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Word of the Day

ACP guidelines on screening for colon cancer

Clinical Question:
Who should be screened for colorectal cancer? How should screening occur, and how often?

Bottom Line:
Based on guidelines developed by other groups, the American College of Physicians suggests screening everyone at average risk beginning at age 50 years, and starting younger in people at high risk. Several methods of screening can be used, ranging from fecal occult blood testing to colonoscopy. (LOE = 5)

Reference:
Qaseem A, Denberg TD, Hopkins RH Jr, et al, for the Clinical Guidelines Committee of the American College of Physicians. Screening for colorectal cancer: A guidance statement from the American College of Physicians. Ann Intern Med 2012;156(5):378-386.  [PMID:22393133]

Study Design:
Practice guideline

Funding:
Foundation

Setting:
Various (guideline)

Synopsis:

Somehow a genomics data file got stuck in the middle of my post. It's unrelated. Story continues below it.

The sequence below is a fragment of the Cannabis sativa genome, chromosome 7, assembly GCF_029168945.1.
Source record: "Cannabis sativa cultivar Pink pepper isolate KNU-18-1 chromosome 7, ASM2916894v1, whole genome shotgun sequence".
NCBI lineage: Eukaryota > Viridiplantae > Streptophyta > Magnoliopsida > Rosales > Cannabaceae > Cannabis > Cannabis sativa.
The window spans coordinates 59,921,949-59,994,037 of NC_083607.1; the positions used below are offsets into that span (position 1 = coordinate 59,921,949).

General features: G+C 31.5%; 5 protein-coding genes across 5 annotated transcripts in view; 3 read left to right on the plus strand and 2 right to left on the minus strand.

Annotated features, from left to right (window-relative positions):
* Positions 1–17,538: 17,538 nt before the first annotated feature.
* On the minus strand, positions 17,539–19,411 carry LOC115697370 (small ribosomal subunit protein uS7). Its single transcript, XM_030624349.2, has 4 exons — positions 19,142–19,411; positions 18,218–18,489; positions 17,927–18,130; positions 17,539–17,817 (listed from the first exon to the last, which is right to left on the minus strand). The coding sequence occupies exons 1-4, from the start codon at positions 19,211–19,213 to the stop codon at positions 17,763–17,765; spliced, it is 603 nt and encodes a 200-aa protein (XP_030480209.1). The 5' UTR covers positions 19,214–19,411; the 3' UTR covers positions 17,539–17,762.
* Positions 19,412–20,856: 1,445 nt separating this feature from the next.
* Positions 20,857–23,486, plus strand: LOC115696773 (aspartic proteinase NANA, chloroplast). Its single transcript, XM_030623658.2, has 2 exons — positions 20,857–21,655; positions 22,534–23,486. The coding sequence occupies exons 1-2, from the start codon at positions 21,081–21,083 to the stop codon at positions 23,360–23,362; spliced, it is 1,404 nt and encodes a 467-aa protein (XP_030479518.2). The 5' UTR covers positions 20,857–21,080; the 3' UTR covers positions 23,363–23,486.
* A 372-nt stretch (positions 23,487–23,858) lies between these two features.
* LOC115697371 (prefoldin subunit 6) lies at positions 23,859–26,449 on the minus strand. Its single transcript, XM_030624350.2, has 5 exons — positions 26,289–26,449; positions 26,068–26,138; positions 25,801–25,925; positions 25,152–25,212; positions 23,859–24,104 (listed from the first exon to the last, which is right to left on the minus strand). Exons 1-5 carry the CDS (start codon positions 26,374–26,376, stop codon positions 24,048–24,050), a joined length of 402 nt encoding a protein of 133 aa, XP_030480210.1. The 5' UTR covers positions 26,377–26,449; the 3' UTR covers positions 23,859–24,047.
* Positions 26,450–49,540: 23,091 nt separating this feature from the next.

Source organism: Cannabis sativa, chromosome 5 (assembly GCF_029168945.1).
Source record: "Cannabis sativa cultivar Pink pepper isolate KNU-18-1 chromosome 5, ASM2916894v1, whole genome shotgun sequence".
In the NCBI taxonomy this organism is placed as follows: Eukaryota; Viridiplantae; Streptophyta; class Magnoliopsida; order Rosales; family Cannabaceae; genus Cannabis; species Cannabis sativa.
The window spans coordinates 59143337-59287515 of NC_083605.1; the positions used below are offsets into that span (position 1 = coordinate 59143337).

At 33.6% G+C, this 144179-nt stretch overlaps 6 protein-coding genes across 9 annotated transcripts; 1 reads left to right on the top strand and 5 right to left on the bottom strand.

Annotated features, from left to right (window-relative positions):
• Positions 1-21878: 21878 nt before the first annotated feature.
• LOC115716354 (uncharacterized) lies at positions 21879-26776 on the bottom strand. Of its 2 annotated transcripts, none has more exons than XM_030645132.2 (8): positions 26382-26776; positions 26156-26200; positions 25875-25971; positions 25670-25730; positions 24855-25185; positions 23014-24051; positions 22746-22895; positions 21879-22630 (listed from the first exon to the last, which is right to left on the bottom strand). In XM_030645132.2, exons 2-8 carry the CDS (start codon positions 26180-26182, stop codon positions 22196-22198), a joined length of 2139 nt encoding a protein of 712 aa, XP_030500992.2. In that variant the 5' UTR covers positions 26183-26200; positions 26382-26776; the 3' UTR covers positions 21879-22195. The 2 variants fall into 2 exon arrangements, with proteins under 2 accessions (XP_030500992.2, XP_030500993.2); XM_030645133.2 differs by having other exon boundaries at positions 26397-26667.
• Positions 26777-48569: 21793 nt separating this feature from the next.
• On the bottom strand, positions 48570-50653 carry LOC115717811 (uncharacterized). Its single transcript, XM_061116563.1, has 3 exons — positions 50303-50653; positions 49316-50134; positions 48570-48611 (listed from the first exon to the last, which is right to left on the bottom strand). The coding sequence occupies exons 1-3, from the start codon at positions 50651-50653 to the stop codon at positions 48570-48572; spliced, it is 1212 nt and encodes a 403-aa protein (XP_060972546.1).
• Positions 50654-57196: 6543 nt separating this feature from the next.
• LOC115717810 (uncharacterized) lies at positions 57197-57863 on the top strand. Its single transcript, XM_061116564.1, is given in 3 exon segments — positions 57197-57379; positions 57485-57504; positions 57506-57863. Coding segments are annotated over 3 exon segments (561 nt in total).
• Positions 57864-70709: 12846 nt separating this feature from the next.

I'm making up a new word -- meta-guideline -- to describe the process used by the American College of Physicians to develop this guidance. This group attempts, in this document, to provide some clarity to clinicians confused by the recommendations from different guidelines The authors searched for guidelines developed in the United States and identified 4 guidelines from advocacy groups, professional societies, and other groups. From a synthesis of these guidelines they provided their own guidance, the main one being that screening should begin at age 50 years for adults at average risk and at 40 years for high-risk adults (or 10 years younger than the age at which the youngest affected relative was diagnosed with colorectal cancer). They suggest using fecal occult blood testing or either sigmoidoscopy or colonoscopy for patients at average risk, based on availability and patient risk, and recommend colonoscopy for patients at high risk. Screening should stop at age 75 years and in patients with a life expectancy of less than 10 years. These recommendations are closest to those of the United States Preventive Services Task Force. In the United Kingdom, screening is not routine until age 60 years and consists of fecal occult blood testing every 2 years (http://www.cancerscreening.nhs.uk/bowel/index.html).

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